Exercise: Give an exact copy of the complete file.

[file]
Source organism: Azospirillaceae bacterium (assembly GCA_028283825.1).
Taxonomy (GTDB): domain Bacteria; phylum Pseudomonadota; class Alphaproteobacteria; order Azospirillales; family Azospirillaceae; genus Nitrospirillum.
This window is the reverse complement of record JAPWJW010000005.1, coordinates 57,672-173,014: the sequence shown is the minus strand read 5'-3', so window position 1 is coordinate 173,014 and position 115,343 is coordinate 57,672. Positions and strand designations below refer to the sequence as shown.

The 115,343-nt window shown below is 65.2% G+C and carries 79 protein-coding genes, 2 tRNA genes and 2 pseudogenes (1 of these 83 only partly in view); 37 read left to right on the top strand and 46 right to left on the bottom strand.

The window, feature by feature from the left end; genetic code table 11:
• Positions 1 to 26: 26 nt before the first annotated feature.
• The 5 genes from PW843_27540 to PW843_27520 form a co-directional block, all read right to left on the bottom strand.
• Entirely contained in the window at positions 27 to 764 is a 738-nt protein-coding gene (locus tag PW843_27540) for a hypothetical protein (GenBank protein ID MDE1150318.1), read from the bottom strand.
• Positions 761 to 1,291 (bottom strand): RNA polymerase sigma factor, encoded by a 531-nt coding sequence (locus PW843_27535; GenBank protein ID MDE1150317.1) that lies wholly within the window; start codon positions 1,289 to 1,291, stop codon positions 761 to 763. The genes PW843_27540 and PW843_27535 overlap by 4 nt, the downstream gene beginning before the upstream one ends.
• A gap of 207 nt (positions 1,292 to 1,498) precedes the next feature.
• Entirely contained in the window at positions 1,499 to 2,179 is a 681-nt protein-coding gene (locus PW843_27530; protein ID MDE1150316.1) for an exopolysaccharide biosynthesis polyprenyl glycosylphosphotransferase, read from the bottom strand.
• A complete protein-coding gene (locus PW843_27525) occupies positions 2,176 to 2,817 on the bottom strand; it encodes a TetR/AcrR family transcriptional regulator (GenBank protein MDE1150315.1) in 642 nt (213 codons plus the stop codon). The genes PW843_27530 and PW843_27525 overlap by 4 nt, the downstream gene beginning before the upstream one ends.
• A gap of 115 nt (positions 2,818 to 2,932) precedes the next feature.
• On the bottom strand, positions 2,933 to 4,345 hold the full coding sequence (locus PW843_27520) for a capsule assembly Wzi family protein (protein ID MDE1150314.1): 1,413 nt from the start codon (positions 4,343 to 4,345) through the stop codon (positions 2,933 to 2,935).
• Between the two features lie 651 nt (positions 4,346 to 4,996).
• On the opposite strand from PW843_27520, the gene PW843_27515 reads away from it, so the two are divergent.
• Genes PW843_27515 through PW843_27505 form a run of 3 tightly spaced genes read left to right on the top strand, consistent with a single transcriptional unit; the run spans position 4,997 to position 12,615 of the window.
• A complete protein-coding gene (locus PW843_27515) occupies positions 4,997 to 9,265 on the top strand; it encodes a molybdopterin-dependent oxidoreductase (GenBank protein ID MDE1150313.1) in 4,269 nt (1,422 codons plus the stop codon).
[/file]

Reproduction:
Source organism: Azospirillaceae bacterium (assembly GCA_028283825.1).
Taxonomy (GTDB): domain Bacteria; phylum Pseudomonadota; class Alphaproteobacteria; order Azospirillales; family Azospirillaceae; genus Nitrospirillum.
This window is the reverse complement of record JAPWJW010000005.1, coordinates 57,672-173,014: the sequence shown is the minus strand read 5'-3', so window position 1 is coordinate 173,014 and position 115,343 is coordinate 57,672. Positions and strand designations below refer to the sequence as shown.

The 115,343-nt window shown below is 65.2% G+C and carries 79 protein-coding genes, 2 tRNA genes and 2 pseudogenes (1 of these 83 only partly in view); 37 read left to right on the top strand and 46 right to left on the bottom strand.

The window, feature by feature from the left end; genetic code table 11:
• Positions 1 to 26: 26 nt before the first annotated feature.
• The 5 genes from PW843_27540 to PW843_27520 form a co-directional block, all read right to left on the bottom strand.
• Entirely contained in the window at positions 27 to 764 is a 738-nt protein-coding gene (locus tag PW843_27540) for a hypothetical protein (GenBank protein ID MDE1150318.1), read from the bottom strand.
• Positions 761 to 1,291 (bottom strand): RNA polymerase sigma factor, encoded by a 531-nt coding sequence (locus PW843_27535; GenBank protein ID MDE1150317.1) that lies wholly within the window; start codon positions 1,289 to 1,291, stop codon positions 761 to 763. The genes PW843_27540 and PW843_27535 overlap by 4 nt, the downstream gene beginning before the upstream one ends.
• A gap of 207 nt (positions 1,292 to 1,498) precedes the next feature.
• Entirely contained in the window at positions 1,499 to 2,179 is a 681-nt protein-coding gene (locus PW843_27530; protein ID MDE1150316.1) for an exopolysaccharide biosynthesis polyprenyl glycosylphosphotransferase, read from the bottom strand.
• A complete protein-coding gene (locus PW843_27525) occupies positions 2,176 to 2,817 on the bottom strand; it encodes a TetR/AcrR family transcriptional regulator (GenBank protein MDE1150315.1) in 642 nt (213 codons plus the stop codon). The genes PW843_27530 and PW843_27525 overlap by 4 nt, the downstream gene beginning before the upstream one ends.
• A gap of 115 nt (positions 2,818 to 2,932) precedes the next feature.
• On the bottom strand, positions 2,933 to 4,345 hold the full coding sequence (locus PW843_27520) for a capsule assembly Wzi family protein (protein ID MDE1150314.1): 1,413 nt from the start codon (positions 4,343 to 4,345) through the stop codon (positions 2,933 to 2,935).
• Between the two features lie 651 nt (positions 4,346 to 4,996).
• On the opposite strand from PW843_27520, the gene PW843_27515 reads away from it, so the two are divergent.
• Genes PW843_27515 through PW843_27505 form a run of 3 tightly spaced genes read left to right on the top strand, consistent with a single transcriptional unit; the run spans position 4,997 to position 12,615 of the window.
• A complete protein-coding gene (locus PW843_27515) occupies positions 4,997 to 9,265 on the top strand; it encodes a molybdopterin-dependent oxidoreductase (GenBank protein ID MDE1150313.1) in 4,269 nt (1,422 codons plus the stop codon).